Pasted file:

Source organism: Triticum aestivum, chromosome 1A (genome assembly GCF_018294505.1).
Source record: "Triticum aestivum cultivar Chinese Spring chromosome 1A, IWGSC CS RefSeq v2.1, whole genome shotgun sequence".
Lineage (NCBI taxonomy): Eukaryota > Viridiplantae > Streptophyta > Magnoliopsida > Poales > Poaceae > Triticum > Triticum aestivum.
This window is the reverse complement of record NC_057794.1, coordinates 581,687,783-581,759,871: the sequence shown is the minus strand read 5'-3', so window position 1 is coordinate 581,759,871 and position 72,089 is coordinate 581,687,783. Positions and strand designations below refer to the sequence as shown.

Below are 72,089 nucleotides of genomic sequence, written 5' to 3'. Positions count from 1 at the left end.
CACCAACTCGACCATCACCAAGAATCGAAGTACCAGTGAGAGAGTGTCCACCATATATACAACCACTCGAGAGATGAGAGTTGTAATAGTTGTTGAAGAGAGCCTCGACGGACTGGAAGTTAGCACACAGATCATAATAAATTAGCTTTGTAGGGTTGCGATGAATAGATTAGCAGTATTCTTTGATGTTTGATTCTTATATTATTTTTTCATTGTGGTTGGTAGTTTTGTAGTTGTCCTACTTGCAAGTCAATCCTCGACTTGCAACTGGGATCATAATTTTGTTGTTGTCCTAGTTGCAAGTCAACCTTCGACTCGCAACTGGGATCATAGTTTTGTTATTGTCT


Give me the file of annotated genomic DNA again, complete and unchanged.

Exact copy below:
Source organism: Triticum aestivum, chromosome 1A (genome assembly GCF_018294505.1).
Source record: "Triticum aestivum cultivar Chinese Spring chromosome 1A, IWGSC CS RefSeq v2.1, whole genome shotgun sequence".
Lineage (NCBI taxonomy): Eukaryota > Viridiplantae > Streptophyta > Magnoliopsida > Poales > Poaceae > Triticum > Triticum aestivum.
This window is the reverse complement of record NC_057794.1, coordinates 581,687,783-581,759,871: the sequence shown is the minus strand read 5'-3', so window position 1 is coordinate 581,759,871 and position 72,089 is coordinate 581,687,783. Positions and strand designations below refer to the sequence as shown.

Below are 72,089 nucleotides of genomic sequence, written 5' to 3'. Positions count from 1 at the left end.
CACCAACTCGACCATCACCAAGAATCGAAGTACCAGTGAGAGAGTGTCCACCATATATACAACCACTCGAGAGATGAGAGTTGTAATAGTTGTTGAAGAGAGCCTCGACGGACTGGAAGTTAGCACACAGATCATAATAAATTAGCTTTGTAGGGTTGCGATGAATAGATTAGCAGTATTCTTTGATGTTTGATTCTTATATTATTTTTTCATTGTGGTTGGTAGTTTTGTAGTTGTCCTACTTGCAAGTCAATCCTCGACTTGCAACTGGGATCATAATTTTGTTGTTGTCCTAGTTGCAAGTCAACCTTCGACTCGCAACTGGGATCATAGTTTTGTTATTGTCT